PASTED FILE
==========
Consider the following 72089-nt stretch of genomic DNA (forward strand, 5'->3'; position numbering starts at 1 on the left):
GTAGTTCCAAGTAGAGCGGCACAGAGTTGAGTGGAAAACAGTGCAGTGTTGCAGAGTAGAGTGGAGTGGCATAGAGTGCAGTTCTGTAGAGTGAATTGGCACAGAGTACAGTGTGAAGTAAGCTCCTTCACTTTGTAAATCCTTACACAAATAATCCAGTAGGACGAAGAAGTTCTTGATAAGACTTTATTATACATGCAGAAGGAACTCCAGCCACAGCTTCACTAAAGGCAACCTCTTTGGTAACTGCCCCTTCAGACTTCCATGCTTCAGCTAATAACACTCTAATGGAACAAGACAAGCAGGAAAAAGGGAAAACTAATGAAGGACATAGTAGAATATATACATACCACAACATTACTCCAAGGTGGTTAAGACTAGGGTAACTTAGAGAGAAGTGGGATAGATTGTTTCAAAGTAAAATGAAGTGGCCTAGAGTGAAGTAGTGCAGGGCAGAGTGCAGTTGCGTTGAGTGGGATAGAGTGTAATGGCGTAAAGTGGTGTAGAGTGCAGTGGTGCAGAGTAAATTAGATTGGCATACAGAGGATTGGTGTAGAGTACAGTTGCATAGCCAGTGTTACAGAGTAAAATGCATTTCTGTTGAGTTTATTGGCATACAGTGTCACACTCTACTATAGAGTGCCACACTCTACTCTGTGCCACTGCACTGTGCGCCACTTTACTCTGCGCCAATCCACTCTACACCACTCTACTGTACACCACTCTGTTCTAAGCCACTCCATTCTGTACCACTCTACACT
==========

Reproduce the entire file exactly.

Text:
Consider the following 72089-nt stretch of genomic DNA (forward strand, 5'->3'; position numbering starts at 1 on the left):
GTAGTTCCAAGTAGAGCGGCACAGAGTTGAGTGGAAAACAGTGCAGTGTTGCAGAGTAGAGTGGAGTGGCATAGAGTGCAGTTCTGTAGAGTGAATTGGCACAGAGTACAGTGTGAAGTAAGCTCCTTCACTTTGTAAATCCTTACACAAATAATCCAGTAGGACGAAGAAGTTCTTGATAAGACTTTATTATACATGCAGAAGGAACTCCAGCCACAGCTTCACTAAAGGCAACCTCTTTGGTAACTGCCCCTTCAGACTTCCATGCTTCAGCTAATAACACTCTAATGGAACAAGACAAGCAGGAAAAAGGGAAAACTAATGAAGGACATAGTAGAATATATACATACCACAACATTACTCCAAGGTGGTTAAGACTAGGGTAACTTAGAGAGAAGTGGGATAGATTGTTTCAAAGTAAAATGAAGTGGCCTAGAGTGAAGTAGTGCAGGGCAGAGTGCAGTTGCGTTGAGTGGGATAGAGTGTAATGGCGTAAAGTGGTGTAGAGTGCAGTGGTGCAGAGTAAATTAGATTGGCATACAGAGGATTGGTGTAGAGTACAGTTGCATAGCCAGTGTTACAGAGTAAAATGCATTTCTGTTGAGTTTATTGGCATACAGTGTCACACTCTACTATAGAGTGCCACACTCTACTCTGTGCCACTGCACTGTGCGCCACTTTACTCTGCGCCAATCCACTCTACACCACTCTACTGTACACCACTCTGTTCTAAGCCACTCCATTCTGTACCACTCTACACT